The Church of Saint Lucy in Selci (Italian: Santa Lucia in Selci, also known as Santa Lucia in Silice or Santa Lucia in Orfea (in Orphea, in Orthea)) is an ancient Roman Catholic church, located in Rome, dedicated to Saint Lucy, a 4th-century virgin and martyr. The church was built no later than the 8th century above the ruins of a Roman structure, the Portico of Livia. According to the tradition, the first church was built under Pope Symmachus back in the 6th century. The building was restored by Pope Honorius I in the 7th century and again by Pope Leo III in the 9th century.
The church is built on a rectangular ground plan and barrel vault. It has a single nave with three shallow chapels on each side. The barrel vault has a 19th-century fresco by an unknown artist that replaced one with the same motif by Giovanni Antonio Lelli, depicting the Glory of St Lucy. The counterfaçade is decorated with the painting God the Father by Cavaliere d'Arpino. The high altar dates from the 19th century, and replaces one made by Borromini. The painting above the high altar depicting the Annunciation is a work of the Florentine painter Anastasio Fontebuoni.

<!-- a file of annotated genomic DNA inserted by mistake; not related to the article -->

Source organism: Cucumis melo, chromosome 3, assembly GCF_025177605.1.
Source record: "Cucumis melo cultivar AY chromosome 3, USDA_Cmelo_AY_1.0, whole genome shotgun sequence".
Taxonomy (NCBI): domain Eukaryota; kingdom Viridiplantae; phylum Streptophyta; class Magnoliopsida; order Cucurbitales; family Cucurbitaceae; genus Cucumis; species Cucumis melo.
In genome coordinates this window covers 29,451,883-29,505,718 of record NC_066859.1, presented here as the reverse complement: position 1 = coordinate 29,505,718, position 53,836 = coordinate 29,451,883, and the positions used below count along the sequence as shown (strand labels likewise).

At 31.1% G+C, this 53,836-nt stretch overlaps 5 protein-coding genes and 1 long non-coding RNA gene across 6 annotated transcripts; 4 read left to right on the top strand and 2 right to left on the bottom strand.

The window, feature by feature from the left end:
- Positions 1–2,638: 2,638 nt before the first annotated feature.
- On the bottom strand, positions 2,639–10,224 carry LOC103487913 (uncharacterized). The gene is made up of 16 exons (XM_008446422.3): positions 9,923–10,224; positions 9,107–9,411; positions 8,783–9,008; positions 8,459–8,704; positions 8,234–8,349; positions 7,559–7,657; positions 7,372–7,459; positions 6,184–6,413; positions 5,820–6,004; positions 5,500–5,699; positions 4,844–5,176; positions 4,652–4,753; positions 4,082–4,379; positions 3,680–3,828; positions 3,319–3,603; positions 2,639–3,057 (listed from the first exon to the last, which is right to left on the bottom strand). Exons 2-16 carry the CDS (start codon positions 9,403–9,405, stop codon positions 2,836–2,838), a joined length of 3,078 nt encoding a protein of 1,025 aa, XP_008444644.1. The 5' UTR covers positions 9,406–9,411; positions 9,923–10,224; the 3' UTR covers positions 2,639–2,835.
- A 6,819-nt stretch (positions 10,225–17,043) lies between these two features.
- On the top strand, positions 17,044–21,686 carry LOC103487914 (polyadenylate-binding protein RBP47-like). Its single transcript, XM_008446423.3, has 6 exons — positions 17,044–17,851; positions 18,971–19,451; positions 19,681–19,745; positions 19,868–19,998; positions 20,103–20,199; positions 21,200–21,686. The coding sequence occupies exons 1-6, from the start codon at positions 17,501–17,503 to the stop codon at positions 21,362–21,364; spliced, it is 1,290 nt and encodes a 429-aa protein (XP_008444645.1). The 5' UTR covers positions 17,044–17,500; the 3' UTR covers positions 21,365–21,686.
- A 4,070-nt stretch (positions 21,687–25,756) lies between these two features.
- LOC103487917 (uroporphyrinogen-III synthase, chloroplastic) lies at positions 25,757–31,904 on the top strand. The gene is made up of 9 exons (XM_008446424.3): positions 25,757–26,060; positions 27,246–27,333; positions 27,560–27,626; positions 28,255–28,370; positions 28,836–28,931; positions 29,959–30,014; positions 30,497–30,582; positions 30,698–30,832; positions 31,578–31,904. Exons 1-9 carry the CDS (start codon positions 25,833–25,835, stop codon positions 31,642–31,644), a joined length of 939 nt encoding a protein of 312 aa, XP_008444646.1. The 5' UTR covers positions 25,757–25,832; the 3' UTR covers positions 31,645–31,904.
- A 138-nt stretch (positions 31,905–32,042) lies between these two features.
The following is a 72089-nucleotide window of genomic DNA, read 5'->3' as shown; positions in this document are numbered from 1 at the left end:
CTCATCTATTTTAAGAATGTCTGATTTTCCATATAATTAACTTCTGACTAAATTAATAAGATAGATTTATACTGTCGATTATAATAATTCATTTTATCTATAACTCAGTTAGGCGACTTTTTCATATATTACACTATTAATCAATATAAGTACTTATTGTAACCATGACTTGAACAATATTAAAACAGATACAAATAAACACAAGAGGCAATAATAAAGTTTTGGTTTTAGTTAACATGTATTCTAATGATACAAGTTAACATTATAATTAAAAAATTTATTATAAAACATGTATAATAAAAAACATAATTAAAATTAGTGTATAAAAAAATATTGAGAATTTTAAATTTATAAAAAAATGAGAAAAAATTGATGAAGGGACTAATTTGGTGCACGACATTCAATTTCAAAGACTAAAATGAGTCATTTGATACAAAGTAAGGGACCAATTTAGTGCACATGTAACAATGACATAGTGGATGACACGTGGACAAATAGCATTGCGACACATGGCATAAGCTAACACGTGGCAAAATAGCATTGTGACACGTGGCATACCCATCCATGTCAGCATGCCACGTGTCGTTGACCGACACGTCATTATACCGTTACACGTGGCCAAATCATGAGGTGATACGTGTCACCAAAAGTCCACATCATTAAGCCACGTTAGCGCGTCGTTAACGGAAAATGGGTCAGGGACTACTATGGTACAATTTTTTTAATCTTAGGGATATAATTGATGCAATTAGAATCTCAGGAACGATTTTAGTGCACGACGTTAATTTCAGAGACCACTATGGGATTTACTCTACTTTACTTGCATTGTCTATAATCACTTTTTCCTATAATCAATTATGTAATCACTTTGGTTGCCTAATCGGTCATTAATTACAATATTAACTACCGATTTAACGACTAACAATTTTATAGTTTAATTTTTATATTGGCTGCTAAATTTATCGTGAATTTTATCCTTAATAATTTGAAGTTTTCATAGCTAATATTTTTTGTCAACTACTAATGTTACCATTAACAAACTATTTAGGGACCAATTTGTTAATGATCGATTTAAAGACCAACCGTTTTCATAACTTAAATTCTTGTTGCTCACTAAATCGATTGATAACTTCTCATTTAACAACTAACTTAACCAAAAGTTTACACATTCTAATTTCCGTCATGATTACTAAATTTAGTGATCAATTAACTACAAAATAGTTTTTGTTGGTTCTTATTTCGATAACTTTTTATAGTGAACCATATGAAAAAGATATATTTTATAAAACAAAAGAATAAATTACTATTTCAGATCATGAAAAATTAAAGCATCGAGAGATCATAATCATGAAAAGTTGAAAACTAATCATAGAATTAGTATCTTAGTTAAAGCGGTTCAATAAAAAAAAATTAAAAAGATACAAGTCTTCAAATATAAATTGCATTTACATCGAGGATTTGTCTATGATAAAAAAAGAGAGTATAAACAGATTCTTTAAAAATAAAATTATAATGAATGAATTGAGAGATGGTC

The Landi Chapel, commissioned by the prioress Vittoria Landi, is the first chapel on the left. It was decorated by Borromini, and the altarpiece is a painting by Cavaliere d'Arpino depicting The Holy Trinity with Saint Augustine and Saint Monica The Chapel of the Blessed Sacrament, the second on the left, contains works attributed to Carlo Maderno: a tabernacle in polychrome marble and gilt bronze and the alabaster statues. At the first altar on the right is the painting Martyrdom of St Lucy by Giovanni Lanfranco. The Vision of St Augustine by Andrea Camassei is at the second altar on the right. In the choir, attributed to Francesco Borromini, several paintings by Baccio Ciarpi are displayed .